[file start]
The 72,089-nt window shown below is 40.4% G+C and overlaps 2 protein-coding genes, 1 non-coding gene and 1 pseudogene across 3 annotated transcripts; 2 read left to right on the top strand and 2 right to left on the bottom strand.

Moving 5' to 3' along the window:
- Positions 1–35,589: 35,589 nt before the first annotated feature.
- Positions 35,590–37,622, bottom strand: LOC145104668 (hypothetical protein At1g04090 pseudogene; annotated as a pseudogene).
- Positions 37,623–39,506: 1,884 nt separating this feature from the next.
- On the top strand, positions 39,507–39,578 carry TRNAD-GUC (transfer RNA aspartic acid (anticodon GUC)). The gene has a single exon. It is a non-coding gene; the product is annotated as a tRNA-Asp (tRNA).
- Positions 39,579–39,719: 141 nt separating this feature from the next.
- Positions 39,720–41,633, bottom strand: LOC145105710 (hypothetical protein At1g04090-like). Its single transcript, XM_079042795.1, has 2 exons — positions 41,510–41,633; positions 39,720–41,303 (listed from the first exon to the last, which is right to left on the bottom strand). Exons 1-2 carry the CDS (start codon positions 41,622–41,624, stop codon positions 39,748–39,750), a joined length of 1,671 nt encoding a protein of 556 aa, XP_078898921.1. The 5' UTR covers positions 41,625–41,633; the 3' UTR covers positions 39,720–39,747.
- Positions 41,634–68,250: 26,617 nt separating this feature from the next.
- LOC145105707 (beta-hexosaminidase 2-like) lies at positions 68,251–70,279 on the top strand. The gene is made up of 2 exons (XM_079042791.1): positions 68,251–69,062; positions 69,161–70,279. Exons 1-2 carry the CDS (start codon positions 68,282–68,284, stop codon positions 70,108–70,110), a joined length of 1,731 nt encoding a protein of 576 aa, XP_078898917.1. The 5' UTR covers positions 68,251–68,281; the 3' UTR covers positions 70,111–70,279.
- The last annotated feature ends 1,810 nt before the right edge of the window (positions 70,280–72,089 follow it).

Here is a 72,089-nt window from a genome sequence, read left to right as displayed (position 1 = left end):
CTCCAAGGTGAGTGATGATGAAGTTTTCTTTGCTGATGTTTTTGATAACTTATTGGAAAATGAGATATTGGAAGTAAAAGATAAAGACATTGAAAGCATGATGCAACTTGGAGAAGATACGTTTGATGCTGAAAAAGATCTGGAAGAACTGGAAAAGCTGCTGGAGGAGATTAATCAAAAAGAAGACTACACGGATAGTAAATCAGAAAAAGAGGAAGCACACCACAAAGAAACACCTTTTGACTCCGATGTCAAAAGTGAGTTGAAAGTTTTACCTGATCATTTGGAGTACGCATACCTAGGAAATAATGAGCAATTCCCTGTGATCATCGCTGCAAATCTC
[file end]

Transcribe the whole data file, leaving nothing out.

The 72,089-nt window shown below is 40.4% G+C and overlaps 2 protein-coding genes, 1 non-coding gene and 1 pseudogene across 3 annotated transcripts; 2 read left to right on the top strand and 2 right to left on the bottom strand.

Moving 5' to 3' along the window:
- Positions 1–35,589: 35,589 nt before the first annotated feature.
- Positions 35,590–37,622, bottom strand: LOC145104668 (hypothetical protein At1g04090 pseudogene; annotated as a pseudogene).
- Positions 37,623–39,506: 1,884 nt separating this feature from the next.
- On the top strand, positions 39,507–39,578 carry TRNAD-GUC (transfer RNA aspartic acid (anticodon GUC)). The gene has a single exon. It is a non-coding gene; the product is annotated as a tRNA-Asp (tRNA).
- Positions 39,579–39,719: 141 nt separating this feature from the next.
- Positions 39,720–41,633, bottom strand: LOC145105710 (hypothetical protein At1g04090-like). Its single transcript, XM_079042795.1, has 2 exons — positions 41,510–41,633; positions 39,720–41,303 (listed from the first exon to the last, which is right to left on the bottom strand). Exons 1-2 carry the CDS (start codon positions 41,622–41,624, stop codon positions 39,748–39,750), a joined length of 1,671 nt encoding a protein of 556 aa, XP_078898921.1. The 5' UTR covers positions 41,625–41,633; the 3' UTR covers positions 39,720–39,747.
- Positions 41,634–68,250: 26,617 nt separating this feature from the next.
- LOC145105707 (beta-hexosaminidase 2-like) lies at positions 68,251–70,279 on the top strand. The gene is made up of 2 exons (XM_079042791.1): positions 68,251–69,062; positions 69,161–70,279. Exons 1-2 carry the CDS (start codon positions 68,282–68,284, stop codon positions 70,108–70,110), a joined length of 1,731 nt encoding a protein of 576 aa, XP_078898917.1. The 5' UTR covers positions 68,251–68,281; the 3' UTR covers positions 70,111–70,279.
- The last annotated feature ends 1,810 nt before the right edge of the window (positions 70,280–72,089 follow it).

Here is a 72,089-nt window from a genome sequence, read left to right as displayed (position 1 = left end):
CTCCAAGGTGAGTGATGATGAAGTTTTCTTTGCTGATGTTTTTGATAACTTATTGGAAAATGAGATATTGGAAGTAAAAGATAAAGACATTGAAAGCATGATGCAACTTGGAGAAGATACGTTTGATGCTGAAAAAGATCTGGAAGAACTGGAAAAGCTGCTGGAGGAGATTAATCAAAAAGAAGACTACACGGATAGTAAATCAGAAAAAGAGGAAGCACACCACAAAGAAACACCTTTTGACTCCGATGTCAAAAGTGAGTTGAAAGTTTTACCTGATCATTTGGAGTACGCATACCTAGGAAATAATGAGCAATTCCCTGTGATCATCGCTGCAAATCTC